Welcome back for this weeks state of the game! As much as I would LOVE to continue to jumb on the loot box hat-wagon, it seems a lot of the game blogs and personalities I follow have started hammering that practice into the ground. So, instead, I wanted to talk a bit about something that is closer to my heart.
Overcoming your fears.
This might seem a bit out of context, so I will provide a bit of history. I feel like ‘Fear’ can be a massive force for both game developers and content creators and if left unchecked, can cause significant bouts of depression.
I think the topic of depression in game development and content creation is fairly well covered. Jonathon Blow has a great video on this. However, I am a firm believer that a lot of this depression can be caused by fear. I know that was the case for me.
I do want to add a disclaimer here that I am NOT a psychologist and I am only presenting this as a story of my journey, yours maybe different and if things are looking bad you should always seek professional help.
So, my journey into what is affectionately called ‘The Dark Times” began with a failed release. Prior to the release, I was making incredibly fast development progress, balanced between adding features and addressing bugs. Each build was not perfect, but they were packed with content and they were exciting, both for me to create and for the players to get. Momentum for the game was also building, new players were joining everyday, content creators were picking up the game and approaching me daily for permission to create content and news outlets were reaching out to me to create stories and coverage. You could say things were going really well!
This all came to a head when I was approached by a media outlet that wanted to do some additional coverage of the game, including a few gameplay videos. I was excited about this as I was just getting ready to release the first iteration of campaign mode and having these events align would make for a big impact. Unfortunately, the first iteration of campaign mode had some big issues that really prevented it from being played in an enjoyable way. There were even some game breaking bugs that prevented the mode from even being loaded up in some situations.
Now, at that stage in development, this was really not that unusual. I was prioritizing speed and I feel that the community knew this and expected it. They were ok with builds that were not the best, as it allowed them to see what was coming and immediately start to provide feedback. What was different about this release though, is a media outlet got the same build and they had a VERY different reaction. The email I received from them describing the game was very discouraging, they were disgusted that they almost covered it and heavily advised me to fix everything about the build. That was the last piece of communication I received from that media outlet.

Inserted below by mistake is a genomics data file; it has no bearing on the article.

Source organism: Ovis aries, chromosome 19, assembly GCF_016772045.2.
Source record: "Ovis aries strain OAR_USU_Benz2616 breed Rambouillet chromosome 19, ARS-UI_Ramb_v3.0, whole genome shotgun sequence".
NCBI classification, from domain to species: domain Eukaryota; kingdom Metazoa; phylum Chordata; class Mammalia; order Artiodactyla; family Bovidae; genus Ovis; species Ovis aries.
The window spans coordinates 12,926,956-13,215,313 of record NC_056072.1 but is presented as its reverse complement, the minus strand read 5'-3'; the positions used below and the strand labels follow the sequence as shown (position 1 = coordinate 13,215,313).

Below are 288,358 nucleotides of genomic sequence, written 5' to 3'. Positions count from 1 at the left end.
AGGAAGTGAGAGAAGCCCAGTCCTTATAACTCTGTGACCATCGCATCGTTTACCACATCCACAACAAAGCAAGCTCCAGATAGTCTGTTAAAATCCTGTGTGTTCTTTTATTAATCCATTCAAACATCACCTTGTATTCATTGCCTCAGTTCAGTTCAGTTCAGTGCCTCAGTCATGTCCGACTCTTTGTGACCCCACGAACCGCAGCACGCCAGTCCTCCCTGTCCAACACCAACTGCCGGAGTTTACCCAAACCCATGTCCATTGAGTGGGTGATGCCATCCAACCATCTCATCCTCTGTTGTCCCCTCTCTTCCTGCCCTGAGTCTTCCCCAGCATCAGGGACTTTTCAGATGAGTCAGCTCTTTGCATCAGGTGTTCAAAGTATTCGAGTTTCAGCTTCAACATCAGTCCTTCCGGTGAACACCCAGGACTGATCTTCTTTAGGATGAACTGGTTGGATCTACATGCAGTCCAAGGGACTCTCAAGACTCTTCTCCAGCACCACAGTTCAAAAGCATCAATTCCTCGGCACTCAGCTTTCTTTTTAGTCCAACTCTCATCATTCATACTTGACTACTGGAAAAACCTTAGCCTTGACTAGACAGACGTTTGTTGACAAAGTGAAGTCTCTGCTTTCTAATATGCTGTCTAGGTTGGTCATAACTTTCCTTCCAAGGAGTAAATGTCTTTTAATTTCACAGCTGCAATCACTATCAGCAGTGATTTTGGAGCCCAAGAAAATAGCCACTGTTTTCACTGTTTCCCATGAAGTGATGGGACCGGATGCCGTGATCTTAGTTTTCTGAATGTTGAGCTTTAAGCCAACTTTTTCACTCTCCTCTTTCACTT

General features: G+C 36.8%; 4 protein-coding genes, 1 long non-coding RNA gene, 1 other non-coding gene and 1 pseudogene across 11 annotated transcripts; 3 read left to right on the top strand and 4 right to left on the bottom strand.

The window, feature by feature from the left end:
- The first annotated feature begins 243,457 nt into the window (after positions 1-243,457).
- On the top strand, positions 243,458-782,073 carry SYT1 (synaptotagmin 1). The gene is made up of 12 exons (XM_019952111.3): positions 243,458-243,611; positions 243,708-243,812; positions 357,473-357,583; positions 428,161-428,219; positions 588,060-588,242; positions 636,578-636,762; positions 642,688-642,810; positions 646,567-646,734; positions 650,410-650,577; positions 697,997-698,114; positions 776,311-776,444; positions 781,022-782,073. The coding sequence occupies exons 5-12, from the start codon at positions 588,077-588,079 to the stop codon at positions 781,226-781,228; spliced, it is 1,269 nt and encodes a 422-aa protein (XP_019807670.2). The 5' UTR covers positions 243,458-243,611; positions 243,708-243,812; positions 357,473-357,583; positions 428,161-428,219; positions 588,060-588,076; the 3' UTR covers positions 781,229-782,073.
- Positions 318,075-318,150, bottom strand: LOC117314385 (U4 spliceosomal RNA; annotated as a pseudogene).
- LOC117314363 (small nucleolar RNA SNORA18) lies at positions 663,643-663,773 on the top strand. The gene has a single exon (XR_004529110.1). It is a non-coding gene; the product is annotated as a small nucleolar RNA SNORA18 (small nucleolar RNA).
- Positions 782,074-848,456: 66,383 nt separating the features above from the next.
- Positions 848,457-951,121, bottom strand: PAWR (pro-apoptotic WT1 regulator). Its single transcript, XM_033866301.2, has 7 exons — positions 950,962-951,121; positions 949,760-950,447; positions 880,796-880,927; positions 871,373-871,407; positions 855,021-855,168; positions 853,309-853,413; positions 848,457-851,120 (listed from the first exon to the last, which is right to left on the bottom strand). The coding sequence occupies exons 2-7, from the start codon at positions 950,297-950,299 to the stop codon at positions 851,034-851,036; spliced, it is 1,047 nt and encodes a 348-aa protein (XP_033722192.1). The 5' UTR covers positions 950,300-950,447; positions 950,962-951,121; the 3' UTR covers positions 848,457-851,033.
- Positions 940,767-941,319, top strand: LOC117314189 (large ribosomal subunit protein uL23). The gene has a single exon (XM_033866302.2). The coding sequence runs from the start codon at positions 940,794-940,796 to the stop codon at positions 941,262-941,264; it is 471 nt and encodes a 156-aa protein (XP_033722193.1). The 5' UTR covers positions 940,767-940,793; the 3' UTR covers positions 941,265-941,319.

This was depressing, to say the least. But, I had and still have an amazing community, so I was not depressed for very long. I was shown incredible support as the community came together and was massively understanding as I pulled the changes out and focused on bug fixing. The true damage of this interaction was still festering though.
I was scared to take risks.
I became fearful of reliving that release. I became scared to be vocal within the community. I was scared to reach out to anyone and tell them about MAV. I, most importantly, because scared to trust myself. With that fear, I lost the biggest edge I had, the ability to task risks and adapt to a changing environment.
That fear has stayed with me ever since. I am still, working to this day, to overcome that fear and learning how to trust myself again. That fear can fester up in every choice, every balance change, every update, every forum interaction, and can become crippling.
Now, I admit, I am incredibly lucky, I have a support system that is amazing, between my wife, my kids, the ‘hardcore’ MAV players, and even the random thank you comments I receive. Not everyone can have a system like this, and without it, that fear can become crippling. When we talk about ‘burn out’ I feel it’s just a nice way of saying ‘they got too scared to try anymore’.
How have I been overcoming this?
Rachael, my wife, is the strongest person I know, mentally, and she had some incredible advice for me. She told me, “Chad, focus on what you are scared of. Look deep into it, find out what feature, update, or choice is causing your fear. That is the thing you need to do. Fight it face to face. I will be there to help you.”
And it has been working. Simple things, like heat vision, I was scared to implement because I was not very good at writing shaders and wasn’t sure if I could do it. Rachael made me face down that fear. Having monthly updates acts as a cadence to ensure I am not able to back down from my commitments. All planning sessions start with the question “What are you afraid of doing and why?” and go from there.
This advice and methodology have been incredible in allowing me to trust myself, but more importantly pushing me back outside of my comfort zone and into new things. Each of these accomplishments carry a sense of pride and excitement that allows me to continue to find motivation to face my fears. It is a system that creates a positive feedback loop!
This doesn’t mean I am ‘Fearless’ (I still haven’t put out another version of Campaign mode!), but it does mean I am no longer paralyzed by fear. I don’t know if I will ever be fearless, but I do know that I will never allow fear to hold me back.
P.S. Tell your significant other they are awesome! Rachael, you are awesome!